Discover more from The Liberal Patriot
TL(PM) DIGEST: Social Security—still popular after all these years
Plus a Tennessee legislature meltdown, how Biden's empowering local government, and the climate change's effects on America's pastime
1. Americans of all ages oppose Social Security benefit cuts and eligibility hikes
What happened? A new poll from AP/NORC shows strong majorities of Americans both over and under the age of 45 opposing steps to reduce the size of Social Security benefits and to raise the eligibility age to 70.
Why does it matter? Although younger people tend to lack confidence in the long-term viability of Social Security—60 percent of Americans under 45 in this poll say they are not confident about its future—they also oppose two main ideas for changing it. Seventy percent of those under 45 oppose benefit cuts and three quarters oppose raising the Social Security eligibility age to 70.
TLP’s take: Since it’s a universal social insurance program, Social Security enjoys overwhelming public backing like no other program. Rather than mess around with unpopular benefit reductions and stricter eligibility requirements, Congress should consider a simple and effective step to help improve Social Security’s financing: raise or eliminate the cap on payroll taxes for those with higher incomes.
2. Tennessee legislature expels two legislators for protesting
What happened? Republican supermajorities in the Tennessee legislature expelled two Democratic members for participating in protests inside the Capitol over the issue of gun control.
Why does it matter? The protests by the two Democrats, along with a third who was not expelled, were certainly annoying and against protocol of the Tennessee legislature. Some sort of censure for rules violations would be warranted, but according to The Washington Post this escalation appears to be without precedent:
The Tennessee House had only expelled members three times previously, according to a report from the office of the state’s attorney general. In 1866, six members were expelled “for the contempt of the authority of this House.” In 1980, a member was expelled for seeking a bribe in exchange for tanking a piece of legislation. And in 2016, a representative was expelled amid state and federal investigations of sexual misconduct.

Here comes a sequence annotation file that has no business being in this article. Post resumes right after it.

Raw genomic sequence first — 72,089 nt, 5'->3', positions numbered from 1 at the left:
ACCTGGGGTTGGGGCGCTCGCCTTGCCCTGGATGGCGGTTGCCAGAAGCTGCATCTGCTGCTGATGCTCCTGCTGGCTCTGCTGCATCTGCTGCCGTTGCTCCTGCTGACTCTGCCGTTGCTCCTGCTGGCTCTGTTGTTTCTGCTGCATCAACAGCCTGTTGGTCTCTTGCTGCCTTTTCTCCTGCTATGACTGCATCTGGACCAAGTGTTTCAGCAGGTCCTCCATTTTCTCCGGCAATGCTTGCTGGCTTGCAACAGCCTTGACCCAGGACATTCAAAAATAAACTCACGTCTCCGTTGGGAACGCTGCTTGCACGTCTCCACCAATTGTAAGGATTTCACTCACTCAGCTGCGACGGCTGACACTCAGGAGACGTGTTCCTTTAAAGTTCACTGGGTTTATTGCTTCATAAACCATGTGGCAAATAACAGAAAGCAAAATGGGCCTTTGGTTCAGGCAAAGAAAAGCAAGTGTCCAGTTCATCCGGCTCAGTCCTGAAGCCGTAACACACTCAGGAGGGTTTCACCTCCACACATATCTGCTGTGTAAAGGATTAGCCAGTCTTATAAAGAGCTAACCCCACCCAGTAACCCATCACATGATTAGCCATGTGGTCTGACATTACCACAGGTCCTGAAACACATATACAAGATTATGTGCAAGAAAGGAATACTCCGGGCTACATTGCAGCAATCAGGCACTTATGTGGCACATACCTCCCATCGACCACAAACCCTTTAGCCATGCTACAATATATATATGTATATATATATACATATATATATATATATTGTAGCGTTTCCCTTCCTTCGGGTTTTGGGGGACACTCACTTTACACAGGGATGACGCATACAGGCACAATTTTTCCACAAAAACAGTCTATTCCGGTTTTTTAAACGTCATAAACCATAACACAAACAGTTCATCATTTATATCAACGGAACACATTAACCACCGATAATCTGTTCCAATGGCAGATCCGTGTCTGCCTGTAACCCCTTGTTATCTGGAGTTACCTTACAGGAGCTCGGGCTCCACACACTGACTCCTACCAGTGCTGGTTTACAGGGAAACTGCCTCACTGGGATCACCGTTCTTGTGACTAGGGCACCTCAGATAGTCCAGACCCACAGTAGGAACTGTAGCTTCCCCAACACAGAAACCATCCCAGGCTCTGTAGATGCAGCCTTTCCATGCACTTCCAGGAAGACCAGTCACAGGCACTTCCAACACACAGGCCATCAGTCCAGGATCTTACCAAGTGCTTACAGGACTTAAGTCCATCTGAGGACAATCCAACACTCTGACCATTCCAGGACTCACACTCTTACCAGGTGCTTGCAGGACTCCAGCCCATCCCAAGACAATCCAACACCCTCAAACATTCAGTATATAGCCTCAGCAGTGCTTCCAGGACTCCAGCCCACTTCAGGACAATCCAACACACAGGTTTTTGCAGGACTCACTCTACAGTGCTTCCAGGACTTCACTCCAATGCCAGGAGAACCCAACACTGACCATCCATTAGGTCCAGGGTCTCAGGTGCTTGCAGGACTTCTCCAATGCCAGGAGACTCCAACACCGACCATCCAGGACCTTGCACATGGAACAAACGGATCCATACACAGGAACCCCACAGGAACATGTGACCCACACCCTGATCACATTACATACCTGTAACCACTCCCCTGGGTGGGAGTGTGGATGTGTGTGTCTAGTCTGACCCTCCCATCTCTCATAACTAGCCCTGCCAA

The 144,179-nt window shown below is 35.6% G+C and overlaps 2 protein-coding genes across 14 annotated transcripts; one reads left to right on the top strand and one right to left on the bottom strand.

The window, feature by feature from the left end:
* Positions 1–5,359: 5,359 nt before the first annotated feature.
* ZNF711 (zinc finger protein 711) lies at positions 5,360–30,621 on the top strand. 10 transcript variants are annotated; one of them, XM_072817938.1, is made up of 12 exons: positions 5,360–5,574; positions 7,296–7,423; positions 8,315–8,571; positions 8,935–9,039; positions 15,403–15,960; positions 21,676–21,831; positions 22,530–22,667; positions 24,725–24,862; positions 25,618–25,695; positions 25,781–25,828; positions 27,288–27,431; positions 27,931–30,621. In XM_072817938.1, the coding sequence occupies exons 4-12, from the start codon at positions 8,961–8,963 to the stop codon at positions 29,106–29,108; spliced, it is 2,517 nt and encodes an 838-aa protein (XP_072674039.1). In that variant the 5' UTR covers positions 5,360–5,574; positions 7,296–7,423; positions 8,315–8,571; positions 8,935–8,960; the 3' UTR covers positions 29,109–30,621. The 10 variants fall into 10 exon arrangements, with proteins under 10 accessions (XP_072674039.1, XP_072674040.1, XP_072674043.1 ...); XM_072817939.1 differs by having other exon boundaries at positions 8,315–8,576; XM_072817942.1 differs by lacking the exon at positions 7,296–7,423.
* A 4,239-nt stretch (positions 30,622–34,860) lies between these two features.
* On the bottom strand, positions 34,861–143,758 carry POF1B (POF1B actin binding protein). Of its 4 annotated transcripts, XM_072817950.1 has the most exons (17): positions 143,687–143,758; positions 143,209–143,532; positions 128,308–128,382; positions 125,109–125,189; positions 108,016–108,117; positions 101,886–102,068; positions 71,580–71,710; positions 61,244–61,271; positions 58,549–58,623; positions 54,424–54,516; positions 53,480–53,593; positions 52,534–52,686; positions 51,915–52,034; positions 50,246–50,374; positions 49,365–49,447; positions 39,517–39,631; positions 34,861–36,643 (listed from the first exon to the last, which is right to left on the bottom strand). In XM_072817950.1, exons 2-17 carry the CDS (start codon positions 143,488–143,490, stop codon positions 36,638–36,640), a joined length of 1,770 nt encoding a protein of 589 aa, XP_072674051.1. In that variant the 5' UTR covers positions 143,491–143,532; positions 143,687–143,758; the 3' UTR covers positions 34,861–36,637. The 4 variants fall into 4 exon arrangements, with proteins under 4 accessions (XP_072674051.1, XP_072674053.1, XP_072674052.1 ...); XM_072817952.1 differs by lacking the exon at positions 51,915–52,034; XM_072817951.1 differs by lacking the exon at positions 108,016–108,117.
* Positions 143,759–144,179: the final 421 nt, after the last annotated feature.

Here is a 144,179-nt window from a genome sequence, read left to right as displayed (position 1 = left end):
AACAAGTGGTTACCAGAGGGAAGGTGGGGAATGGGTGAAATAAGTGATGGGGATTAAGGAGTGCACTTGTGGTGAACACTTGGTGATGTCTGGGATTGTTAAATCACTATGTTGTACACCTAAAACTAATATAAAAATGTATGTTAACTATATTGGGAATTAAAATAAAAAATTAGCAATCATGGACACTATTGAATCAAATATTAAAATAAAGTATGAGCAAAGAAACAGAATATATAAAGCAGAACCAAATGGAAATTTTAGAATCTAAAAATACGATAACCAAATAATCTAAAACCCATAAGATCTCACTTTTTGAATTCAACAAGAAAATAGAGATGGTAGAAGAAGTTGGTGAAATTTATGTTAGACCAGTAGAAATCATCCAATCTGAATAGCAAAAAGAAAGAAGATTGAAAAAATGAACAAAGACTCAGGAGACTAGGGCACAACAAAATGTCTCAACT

TLP’s take: Expelling two elected legislators of the opposite party for non-violent protest—however inappropriate in a legislative context—is pure sectarian politics by Tennessee Republicans, not expeditious rule enforcement. This is America—legislators are supposed to speak their mind regardless of the sensitivities of the opposition party. Just ask Rep. Marjorie Taylor Greene (R-GA), who loves yelling at President Biden from the floor of the U.S. Congress.
3. How Biden’s signature policies bypassed states and gave local governments more sway
What happened? Washington Monthly editor Will Norris outlines the ways in which the Biden administration has used its signature initiatives—especially the Bipartisan Infrastructure Law—to circumvent recalcitrant, often Republican-controlled state governments and empower local governments by allowing them to apply directly for competitive federal project grants.
Why does it matter? Since the late 2000s, Republican-controlled state governments in places like Ohio, Florida, and Wisconsin routinely turned down federal money for infrastructure projects and other programs against the wishes of local governments in their states. The Biden administration’s approach has allowed local communities seek out federal funds for projects directly—and address “basics like clean drinking water, broadband access, and crumbling infrastructure” that have broad support across party lines.
TLP’s take: It’s good that the Biden administration has found ways to engage with local government and make sure grandstanding state politicians don’t sabotage national economic development priorities or neglect the needs of local communities, whether urban or rural, in their own states. That’s the sort of creative policymaking the country needs at a time of extreme partisan polarization.
4. Too many dingers? Climate change may be partly to blame
What happened? The Washington Post’s Capital Weather Gang highlights new research in the Bulletin of the American Meteorological Society that suggests climate change may have played a role in the increased numbers of home runs hit by Major League Baseball players in recent decades. The researchers estimate that climate change can account for more than 500 additional home runs hit since 2010, and more home runs will likely attributable to climate change in future seasons.
Why does it matter? Climate change even affects America’s pastime, increasing the prevalence of home runs in recent years and decades. But like the effects of climate change on natural disasters, these changes—while important and noticeable—occur largely at the margins. The 2010s-era surge in home runs, for instance, was at least partly attributed to changes in the way baseballs were made—changes the league successfully rectified with a “deadened” ball in the 2022 season.
TLP’s take: As if America didn’t need another reason to tackle the serious—but not apocalyptic—challenge of climate change, protecting our national pastime gives us another. All the more reason to get on with permitting reform so the promise of the Biden administration’s investments in clean, carbon-free energy can be fully realized.
Just one more thing…
They got high in the Bronze Age, too: strands of human hair dating back 3,000 years found on Minorca and analyzed by scientists tested positive for hallucinogenic substances, suggesting “a proclivity for consuming psychoactive drugs” as part of religious or spiritual rituals.